Lost sort of a nephew...

Discussion in 'Grief and Bereavement' started by Wink, Feb 22, 2011.

  1. Wink

    Wink Member

    The son of a very close friend, someone that I call my sister, had her step-son commit suicide last Wednesday. He has been on family vacations with us for over a decade, and my four daughters considered him (David) to be a big brother.

    ALL of my daughters are distraught by this, as any of his friends are, but two of them actually lived with David, and one of my 18 yr old daughters found him in the home after he committed suicide.

    As a parent, I grieve the loss of someone that to me was like a nephew, and I grieve for the loss by my daughters, and for his parents.

    What I want to ask is how can I help my daughter that discovered the body process through this. It is bad enough to lose someone, but the last image of him that she has in her head is horrible. I am VERY worried for my daughter, and feel helpless.

    Any advice out there from you guys?

    Note: Yes, we already have three of the daughters in counseling.
  2. In Limbo

    In Limbo Forum Buddy

    Hi Wink,

    I can't truly empathise, having been on the other side of the fence as it were - however some thoughts immediately spring to mind based partly on intuition and how my Dad seems to have dealt with preventing me going the same way.

    (In no particular order)

    *Stick with the counselling - it may feel like some days it goes nowhere but I've found when I was in counselling - where I was almost mourning a part of my life I no longer had - that talking it over is the best start, particularly in an envirionment like counselling where it's non-confrontational and directed.

    *Try not to blame yourselves...I don't know David's reasons for taking his own life, but understand that depression and mental illness do not discriminate, they can strike anyone at any point - depression is irrational for the sufferer, his motives and reasoning would have seemed clear to him no matter how senseless they seem to an onlooker.

    *For the reasons noted above - don't play the 'If Only' game - you dealt with him as you did because you did not know he was suicidal - he did not tell you - you are blameless.

    That's the advice that immediately springs to mind - feel free to ask any questions or PM me, I hope that's helpful and that you're able to grieve in a safe way.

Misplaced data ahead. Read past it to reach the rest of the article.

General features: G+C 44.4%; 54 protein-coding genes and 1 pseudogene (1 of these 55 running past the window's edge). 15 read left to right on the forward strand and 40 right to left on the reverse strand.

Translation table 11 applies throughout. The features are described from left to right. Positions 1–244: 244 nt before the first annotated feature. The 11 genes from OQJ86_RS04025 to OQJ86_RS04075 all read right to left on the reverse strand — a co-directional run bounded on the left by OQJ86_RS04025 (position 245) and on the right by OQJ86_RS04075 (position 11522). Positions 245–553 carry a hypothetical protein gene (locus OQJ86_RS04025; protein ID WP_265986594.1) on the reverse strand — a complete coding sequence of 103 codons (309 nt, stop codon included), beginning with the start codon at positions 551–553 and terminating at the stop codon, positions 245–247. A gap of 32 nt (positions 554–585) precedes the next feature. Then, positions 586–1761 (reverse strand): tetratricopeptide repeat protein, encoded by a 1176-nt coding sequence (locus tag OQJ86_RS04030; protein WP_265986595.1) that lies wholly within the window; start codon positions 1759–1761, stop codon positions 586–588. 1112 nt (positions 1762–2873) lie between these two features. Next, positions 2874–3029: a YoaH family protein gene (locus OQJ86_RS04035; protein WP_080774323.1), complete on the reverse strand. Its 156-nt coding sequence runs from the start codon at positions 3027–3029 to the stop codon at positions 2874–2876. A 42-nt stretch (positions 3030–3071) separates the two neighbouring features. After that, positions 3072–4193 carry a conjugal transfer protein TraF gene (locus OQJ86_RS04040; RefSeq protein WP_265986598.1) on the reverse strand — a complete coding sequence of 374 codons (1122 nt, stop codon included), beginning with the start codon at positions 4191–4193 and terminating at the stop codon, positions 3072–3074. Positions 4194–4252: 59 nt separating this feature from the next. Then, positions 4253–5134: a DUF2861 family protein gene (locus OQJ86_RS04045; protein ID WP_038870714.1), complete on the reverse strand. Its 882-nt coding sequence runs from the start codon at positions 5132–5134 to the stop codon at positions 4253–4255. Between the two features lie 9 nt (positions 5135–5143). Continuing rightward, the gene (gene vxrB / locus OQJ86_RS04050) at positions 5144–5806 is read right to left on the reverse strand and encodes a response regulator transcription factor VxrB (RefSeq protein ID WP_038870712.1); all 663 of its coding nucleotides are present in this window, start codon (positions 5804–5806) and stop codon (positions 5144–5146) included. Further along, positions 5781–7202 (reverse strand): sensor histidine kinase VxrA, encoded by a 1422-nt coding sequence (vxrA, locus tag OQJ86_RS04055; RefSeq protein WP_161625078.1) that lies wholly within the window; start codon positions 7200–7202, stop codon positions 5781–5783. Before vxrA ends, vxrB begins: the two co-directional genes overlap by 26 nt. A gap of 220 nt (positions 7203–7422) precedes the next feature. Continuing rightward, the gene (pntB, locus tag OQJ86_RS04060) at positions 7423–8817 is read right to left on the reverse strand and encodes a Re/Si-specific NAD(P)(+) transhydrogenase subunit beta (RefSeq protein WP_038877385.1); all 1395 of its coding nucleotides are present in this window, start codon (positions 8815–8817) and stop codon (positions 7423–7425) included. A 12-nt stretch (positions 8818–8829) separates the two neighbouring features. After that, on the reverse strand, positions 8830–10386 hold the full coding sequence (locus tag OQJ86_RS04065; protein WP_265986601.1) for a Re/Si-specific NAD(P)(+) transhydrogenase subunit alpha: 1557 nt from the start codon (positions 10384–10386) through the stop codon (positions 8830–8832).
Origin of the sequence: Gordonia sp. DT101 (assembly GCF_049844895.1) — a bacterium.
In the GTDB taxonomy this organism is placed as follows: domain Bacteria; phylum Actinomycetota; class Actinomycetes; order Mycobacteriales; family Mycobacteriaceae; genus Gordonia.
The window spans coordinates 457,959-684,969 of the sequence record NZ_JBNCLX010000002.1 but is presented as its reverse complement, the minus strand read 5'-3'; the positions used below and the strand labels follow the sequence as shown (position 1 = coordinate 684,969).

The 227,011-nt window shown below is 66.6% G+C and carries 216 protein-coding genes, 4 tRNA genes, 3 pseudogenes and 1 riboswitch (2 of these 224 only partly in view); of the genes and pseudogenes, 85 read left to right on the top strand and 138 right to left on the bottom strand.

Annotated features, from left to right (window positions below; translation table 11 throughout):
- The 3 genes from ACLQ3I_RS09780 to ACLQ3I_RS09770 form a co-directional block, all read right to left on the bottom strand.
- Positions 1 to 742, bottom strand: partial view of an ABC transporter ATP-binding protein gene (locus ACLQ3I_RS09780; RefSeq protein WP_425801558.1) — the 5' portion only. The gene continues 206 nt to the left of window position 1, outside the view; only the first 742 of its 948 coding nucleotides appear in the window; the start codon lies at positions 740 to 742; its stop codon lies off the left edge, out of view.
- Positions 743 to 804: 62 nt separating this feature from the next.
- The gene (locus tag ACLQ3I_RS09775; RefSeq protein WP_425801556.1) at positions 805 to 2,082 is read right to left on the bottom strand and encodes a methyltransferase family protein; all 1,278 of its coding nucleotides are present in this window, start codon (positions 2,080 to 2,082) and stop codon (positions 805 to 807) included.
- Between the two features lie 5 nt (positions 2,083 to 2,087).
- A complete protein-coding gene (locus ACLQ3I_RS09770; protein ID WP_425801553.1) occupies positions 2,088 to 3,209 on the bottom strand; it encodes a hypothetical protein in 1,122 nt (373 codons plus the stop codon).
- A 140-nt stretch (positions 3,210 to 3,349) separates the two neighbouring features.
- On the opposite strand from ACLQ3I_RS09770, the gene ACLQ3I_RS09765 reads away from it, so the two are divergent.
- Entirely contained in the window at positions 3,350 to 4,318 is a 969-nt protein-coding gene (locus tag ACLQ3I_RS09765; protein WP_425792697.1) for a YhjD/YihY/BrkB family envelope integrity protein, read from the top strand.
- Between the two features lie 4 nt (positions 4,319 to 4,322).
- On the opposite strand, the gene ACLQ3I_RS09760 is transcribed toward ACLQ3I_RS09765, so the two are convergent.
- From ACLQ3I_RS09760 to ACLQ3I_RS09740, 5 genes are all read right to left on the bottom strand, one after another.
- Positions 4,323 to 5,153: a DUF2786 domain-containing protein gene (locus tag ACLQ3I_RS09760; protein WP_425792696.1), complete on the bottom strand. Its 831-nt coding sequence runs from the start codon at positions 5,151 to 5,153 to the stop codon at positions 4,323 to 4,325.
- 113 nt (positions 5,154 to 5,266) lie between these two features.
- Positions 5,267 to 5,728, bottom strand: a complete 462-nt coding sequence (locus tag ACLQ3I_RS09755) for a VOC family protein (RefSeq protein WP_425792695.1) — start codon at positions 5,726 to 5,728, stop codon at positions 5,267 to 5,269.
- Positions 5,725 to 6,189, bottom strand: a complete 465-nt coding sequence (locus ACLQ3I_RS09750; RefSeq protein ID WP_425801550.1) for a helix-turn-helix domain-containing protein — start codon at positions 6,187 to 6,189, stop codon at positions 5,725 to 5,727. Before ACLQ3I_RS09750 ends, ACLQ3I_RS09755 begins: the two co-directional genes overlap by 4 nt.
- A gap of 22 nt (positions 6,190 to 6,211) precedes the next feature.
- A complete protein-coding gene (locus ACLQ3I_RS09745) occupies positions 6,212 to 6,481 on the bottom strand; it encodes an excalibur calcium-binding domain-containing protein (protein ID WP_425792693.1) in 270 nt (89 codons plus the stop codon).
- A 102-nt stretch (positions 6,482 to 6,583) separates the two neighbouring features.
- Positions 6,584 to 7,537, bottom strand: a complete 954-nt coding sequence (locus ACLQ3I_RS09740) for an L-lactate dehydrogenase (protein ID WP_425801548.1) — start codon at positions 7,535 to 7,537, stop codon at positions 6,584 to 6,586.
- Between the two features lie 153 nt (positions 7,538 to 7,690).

Much love,
  3. total eclipse

    total eclipse SF Friend Staff Alumni

    I am sorry for your loss i do hope all involved are getting therapy. When ready just listen to her okay get her to express her sadness in writing or other ways. grief therapy is so helpful hugs
  4. Wink

    Wink Member


    Great words, well written. I just shared it with my wife, and it made perfect sense to her. The irrational part especially.

    Total Eclipse,

    Thanks, the counseling isn't doing any good yet, but hopefully they will get something out of it. Only two session in so far, second was yesterday, and two daughters find it worthless, especially speaking to a stranger.

    Thanks to you both.
  5. total eclipse

    total eclipse SF Friend Staff Alumni

    it will take awhile for a connection to be made with the councellors keep going okay tell them it will help it takes time though h ugs
  6. Wink

    Wink Member

    Thanks Total Eclipse.
  7. In Limbo

    In Limbo Forum Buddy

    Hi Brian,

    As Total Eclipse says, it will take time - for counselling to work a certain amount of trust needs to build and that can only happen over time - indeed sometimes the benefits can only be seen retrospectively.

    One other piece of advice which occurs (and more may come, my head is something akin to a pinball machine!), is that you are allowed to have off-days. What you're dealing with is traumatic and horrible in the worst way, it is not always a linear line to being at peace with what has happened - I use that phrase because 'recovery' seems wrong somehow...Nevertheless there will be days where this thing just hits you and ruins life for a time - that happens, it is called the grieving process and that's what it is - a process. But over time you will find this happens less to the point where you know how to deal with it should it come along again.

    Think of it not as forgetting David, just finding better ways to remember him.

    *If not applicable - please hurl advice with great force from great height - although I hope you don't have to...*

    Much love,
  8. Wink

    Wink Member

    Thanks Chris, this is very similar to something that I wrote today.

    "David, thanks for being a part of our lives, I choose not to miss you in sadness, but to remember you with a smile on my face."

    Positive memories of the past vs. negative memories of what we will miss in the future.